Coverlet donated by the Petram family.
Willamette Heritage Center 2016.064.0001
At 162 years old, the blue and white coverlet was in remarkably good condition when it was brought to the Willamette Heritage Center by the Petram family. Woven from blue wool and undyed cotton thread, the coverlet or bedspread was created from two panels of cloth joined together with a center seam. A woven inscription on the corner bears the following information: Levi Miller, Hancock County, Jackson township, Ohio, 1855. With the help of the Salem Fiberarts Guild the information on the corner block was easily verified. Levi Miller was an itinerant weaver in the Hancock County area of Ohio from 1838-1860. As an itinerant weaver, he would have been hired by local families much like a seamstress or tailor, to come and live with the family, set up his loom, and weave for them.
According to the Petram family, the coverlet was originally owned by the Burtnett family who came to Salem from Ohio in 1910. Charles Burtnett owned and operated the Farmer’s Cider and Vinegar Works on North Commercial St. until his death in 1918. The coverlet was given to his daughter Lillian Fullerton who in turn passed it down to her nephew Donald Petram. As with any new item added to the Willamette Heritage Center collection, we began researching the history of the item and its owners. We were immediately intrigued with Lillian Fullerton thanks to a series of historic newspaper articles.
“They Visited Yellowstone Park in Auto” was the first headline to grab our attention. In 1912, the adventurous couple drove to Yellowstone Park long before I-84 and other established motorways. This six week trip involved having a car shipped to The Dalles followed by a long, slow drive to Prineville, Burns and on through Boise, Idaho. It was also reported to be an entirely outdoor trip with the Fullertons setting up camp along their way.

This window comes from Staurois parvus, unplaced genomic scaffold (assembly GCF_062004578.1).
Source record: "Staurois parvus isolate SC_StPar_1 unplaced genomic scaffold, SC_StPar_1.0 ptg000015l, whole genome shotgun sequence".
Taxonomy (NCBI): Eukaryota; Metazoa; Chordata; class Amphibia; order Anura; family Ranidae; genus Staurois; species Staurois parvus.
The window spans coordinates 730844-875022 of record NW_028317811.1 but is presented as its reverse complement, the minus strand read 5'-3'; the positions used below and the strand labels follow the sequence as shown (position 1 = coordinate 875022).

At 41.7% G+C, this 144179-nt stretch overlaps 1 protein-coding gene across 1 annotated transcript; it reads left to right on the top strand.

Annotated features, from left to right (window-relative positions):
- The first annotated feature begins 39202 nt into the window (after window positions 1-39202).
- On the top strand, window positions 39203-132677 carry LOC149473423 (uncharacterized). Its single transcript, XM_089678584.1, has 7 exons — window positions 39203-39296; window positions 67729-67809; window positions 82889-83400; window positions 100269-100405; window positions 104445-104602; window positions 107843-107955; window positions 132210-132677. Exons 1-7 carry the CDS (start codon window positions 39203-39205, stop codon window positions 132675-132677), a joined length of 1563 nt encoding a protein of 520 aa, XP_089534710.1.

Then we came across the 1911 headline “Millinery Store and Factory to Locate Here” which described extensive alterations being made to the rear of the Eldridge block at 279 Commercial St. for Mrs. P.E. Fullerton. The factory boasted up-to-date millinery manufacturing equipment for turning out ladies’ and children’s hats complete from start to finish. It would employ 15-20 girls and women. Mrs. Fullerton was described as “straight forward, [with] honest business methods, artistic handiwork and unsurpassed stylecraft.”
1899 wedding portrait of Lillian and Prentiss Fullerton. Courtesy of the Petram family.
Lillian and Prentiss Eben (P.E.) Fullerton were married November 12, 1899 in Iowa. After a few years operating a millinery store in Pullman, Washington the couple moved to Salem in 1906. They purchased the millinery stock of Mrs. C. M. Hilke and set up shop in the First National Bank building at 291 Commercial St. under the name Mrs. P.E. Fullerton.